Article date: 18 August 2011
Employees’ nutrition suffers as work pressures and stress prevail
- Nearly a third (30%) of employees skip lunch breaks
- Over a third (38%) of employers who offer food do not offer healthy options
- Yet 43% of employees say bosses encourage lunch breaks in a bid to look after staff health.
UK workers’ eating habits are suffering due to stress, according to research from the forthcoming Aviva Health of the Workplace report1. Although employees and bosses recognise the value of taking a lunch break for wellbeing, longer hours and workplace pressures are stopping staff from taking the breaks they need.
Significant barriers to taking a daily break remain, particularly when workers are under pressure. Nearly a third (30%) of employees say they are unlikely to take a lunch break, only a marginal improvement on the 37% who gave the same response in 2009.
A quarter (25%) will only take a lunch break if they feel their workload allows it, while 13% of employees skip meals in the workplace altogether. For some employees, stress results in other poor dietary habits, with 19% claiming they overeat at work. To help encourage better eating habits in the workplace Aviva has produced an online guide to healthy lunches. This can be downloaded at www.aviva.co.uk/healthoftheworkplace.
Aviva also found that employers do recognise the importance of lunch breaks and eating well. Nearly half (43%) of workers are encouraged to take a lunch break as employers recognise the value of a good work/life balance.
Although it seems that for many, food options in the workplace are somewhat limited. Of those employers who offer food in the workplace (45%), over a third (38%) mainly offer unhealthy options. As a result, employees try to keep themselves healthy with over a third (35%) stating they try to eat healthy food and 30% usually bringing in their own healthy lunches.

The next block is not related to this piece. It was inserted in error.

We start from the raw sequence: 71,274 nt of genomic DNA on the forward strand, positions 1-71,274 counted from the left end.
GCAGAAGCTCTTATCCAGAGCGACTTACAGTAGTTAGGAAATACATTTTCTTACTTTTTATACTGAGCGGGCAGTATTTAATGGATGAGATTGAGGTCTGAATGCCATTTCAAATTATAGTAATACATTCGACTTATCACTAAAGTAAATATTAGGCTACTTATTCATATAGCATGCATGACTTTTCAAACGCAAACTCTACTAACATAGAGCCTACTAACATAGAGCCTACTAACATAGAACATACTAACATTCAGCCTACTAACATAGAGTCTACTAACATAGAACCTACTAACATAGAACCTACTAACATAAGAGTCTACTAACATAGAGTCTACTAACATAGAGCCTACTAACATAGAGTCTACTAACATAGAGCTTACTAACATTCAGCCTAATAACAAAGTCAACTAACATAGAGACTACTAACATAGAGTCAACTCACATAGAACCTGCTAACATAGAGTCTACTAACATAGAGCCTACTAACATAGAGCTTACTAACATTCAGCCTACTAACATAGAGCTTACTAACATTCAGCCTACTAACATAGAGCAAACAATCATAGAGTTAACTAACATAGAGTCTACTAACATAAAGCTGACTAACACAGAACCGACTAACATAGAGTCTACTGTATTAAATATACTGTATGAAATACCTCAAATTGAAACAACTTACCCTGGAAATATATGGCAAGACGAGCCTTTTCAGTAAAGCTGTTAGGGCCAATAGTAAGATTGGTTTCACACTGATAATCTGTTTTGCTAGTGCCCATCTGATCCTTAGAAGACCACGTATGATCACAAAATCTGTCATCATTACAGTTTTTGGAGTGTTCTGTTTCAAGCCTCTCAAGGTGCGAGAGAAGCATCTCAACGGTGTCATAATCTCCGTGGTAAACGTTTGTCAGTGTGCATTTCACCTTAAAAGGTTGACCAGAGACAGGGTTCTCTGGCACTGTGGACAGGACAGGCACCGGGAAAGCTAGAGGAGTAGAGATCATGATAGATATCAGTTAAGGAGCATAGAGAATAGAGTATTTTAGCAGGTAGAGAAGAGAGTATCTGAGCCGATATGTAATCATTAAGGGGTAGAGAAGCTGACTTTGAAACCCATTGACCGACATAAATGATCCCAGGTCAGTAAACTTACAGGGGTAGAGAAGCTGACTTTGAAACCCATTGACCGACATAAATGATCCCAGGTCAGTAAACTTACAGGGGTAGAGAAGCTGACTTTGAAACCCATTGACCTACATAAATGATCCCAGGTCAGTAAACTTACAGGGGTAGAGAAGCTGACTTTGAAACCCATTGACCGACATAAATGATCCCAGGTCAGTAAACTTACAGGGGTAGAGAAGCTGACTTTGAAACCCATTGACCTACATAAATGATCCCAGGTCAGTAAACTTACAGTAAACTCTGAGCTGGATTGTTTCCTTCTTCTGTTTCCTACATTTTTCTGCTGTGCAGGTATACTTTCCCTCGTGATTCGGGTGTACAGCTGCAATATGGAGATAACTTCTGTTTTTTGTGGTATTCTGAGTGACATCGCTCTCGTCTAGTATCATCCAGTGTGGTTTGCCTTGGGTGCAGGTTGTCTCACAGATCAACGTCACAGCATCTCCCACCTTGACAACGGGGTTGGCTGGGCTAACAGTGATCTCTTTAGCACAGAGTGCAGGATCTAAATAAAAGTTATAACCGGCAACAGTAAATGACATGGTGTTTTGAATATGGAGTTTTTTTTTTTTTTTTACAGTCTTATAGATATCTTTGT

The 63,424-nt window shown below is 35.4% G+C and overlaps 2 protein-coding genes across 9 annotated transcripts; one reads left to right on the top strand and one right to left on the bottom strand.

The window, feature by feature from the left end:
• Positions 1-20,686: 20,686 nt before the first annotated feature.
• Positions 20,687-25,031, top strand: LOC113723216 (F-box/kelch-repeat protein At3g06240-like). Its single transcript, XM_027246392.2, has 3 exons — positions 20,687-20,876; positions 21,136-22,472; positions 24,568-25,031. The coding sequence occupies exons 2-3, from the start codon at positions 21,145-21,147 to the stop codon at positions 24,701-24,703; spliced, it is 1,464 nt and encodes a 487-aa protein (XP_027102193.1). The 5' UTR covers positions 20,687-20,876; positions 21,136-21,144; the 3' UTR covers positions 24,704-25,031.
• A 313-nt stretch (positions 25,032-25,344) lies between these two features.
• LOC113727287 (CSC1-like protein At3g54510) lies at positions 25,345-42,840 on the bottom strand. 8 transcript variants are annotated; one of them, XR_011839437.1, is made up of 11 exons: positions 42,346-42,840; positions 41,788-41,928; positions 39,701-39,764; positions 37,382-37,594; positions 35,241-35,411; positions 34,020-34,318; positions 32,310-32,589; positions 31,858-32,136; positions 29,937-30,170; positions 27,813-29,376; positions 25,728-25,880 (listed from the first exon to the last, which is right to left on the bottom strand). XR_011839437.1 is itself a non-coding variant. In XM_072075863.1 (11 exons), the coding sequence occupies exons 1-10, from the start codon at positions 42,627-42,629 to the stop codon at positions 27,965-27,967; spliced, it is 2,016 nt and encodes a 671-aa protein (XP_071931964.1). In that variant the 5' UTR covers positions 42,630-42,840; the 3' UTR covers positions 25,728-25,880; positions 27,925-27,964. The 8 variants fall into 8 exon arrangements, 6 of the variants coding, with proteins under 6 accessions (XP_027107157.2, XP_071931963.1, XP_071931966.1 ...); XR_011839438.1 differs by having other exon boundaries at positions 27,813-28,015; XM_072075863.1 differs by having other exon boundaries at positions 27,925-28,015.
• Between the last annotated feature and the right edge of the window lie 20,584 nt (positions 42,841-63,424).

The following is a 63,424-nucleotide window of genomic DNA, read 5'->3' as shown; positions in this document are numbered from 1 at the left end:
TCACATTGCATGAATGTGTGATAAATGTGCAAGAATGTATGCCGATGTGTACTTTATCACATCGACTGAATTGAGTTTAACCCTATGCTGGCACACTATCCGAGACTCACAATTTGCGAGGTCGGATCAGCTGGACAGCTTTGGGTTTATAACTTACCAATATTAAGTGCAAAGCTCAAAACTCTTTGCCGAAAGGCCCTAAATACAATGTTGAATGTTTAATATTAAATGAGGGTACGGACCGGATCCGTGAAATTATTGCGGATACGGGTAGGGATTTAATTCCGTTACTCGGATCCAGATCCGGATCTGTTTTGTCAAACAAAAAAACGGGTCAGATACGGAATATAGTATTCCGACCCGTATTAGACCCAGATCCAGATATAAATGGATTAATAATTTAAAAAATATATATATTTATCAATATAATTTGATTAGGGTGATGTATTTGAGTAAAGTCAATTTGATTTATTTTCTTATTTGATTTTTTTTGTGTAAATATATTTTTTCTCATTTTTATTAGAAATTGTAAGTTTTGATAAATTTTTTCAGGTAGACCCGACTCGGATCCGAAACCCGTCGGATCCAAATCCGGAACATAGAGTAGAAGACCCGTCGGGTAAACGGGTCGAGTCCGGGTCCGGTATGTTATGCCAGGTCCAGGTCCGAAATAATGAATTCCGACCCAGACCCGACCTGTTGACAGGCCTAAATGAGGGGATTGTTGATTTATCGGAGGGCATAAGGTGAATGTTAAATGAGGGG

Health and eating well suffer when workloads are high. As a result of longer working hours, nearly 15% of employees believe their health is affected because they are eating unhealthily at work.
Dr Doug Wright, head of clinical development, Aviva UK Health says: “It’s well documented that eating more healthily can improve general wellbeing and life expectancy, so there are countless benefits to adopting this approach in the workplace. It’s also important for people to take a break from their desks where possible as this can help improve both morale and efficiency for employees.
“Employers can help by offering healthy food options to support and encourage their staff to eat well, and by removing those barriers that still exist to taking a proper lunch break. Employees too need to break the habit of skipping lunch or eating at their desks. A cultural shift in the workplace towards proper lunch breaks will improve overall employee wellbeing as well as productivity.”
The Aviva Health of the Workplace report canvassed the views of employers and their staff on issues relating to workplace wellbeing. The results provide a snapshot of current issues and concerns relating to health in workplaces around the UK. The full report will be published by Aviva in September 2011.
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1 Aviva Health of the Workplace is an annual research study of 2,000 employers and employees to examine workplace wellbeing and the current issues affecting companies and their staff. The research was conducted by independent research company One Poll between 8 and 12 July 2011. The 2009 research was conducted by Tickbox.
Notes to editors:
Aviva is the world’s sixth largest* insurance group. We provide more than 53 million customers with insurance, savings and investment products with total worldwide sales in 2010 of £47.1 billion**.
We are the UK’s largest insurer with 19 million customers and one in three households has a relationship with us. Our combination of life, health and general insurance is unique in its scale and breadth in the UK market. Customers can choose to buy our products through intermediaries, our corporate partners or from Aviva direct and we have become the partner of choice for many of the UK’s biggest organisations.
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** at 31 December 2010.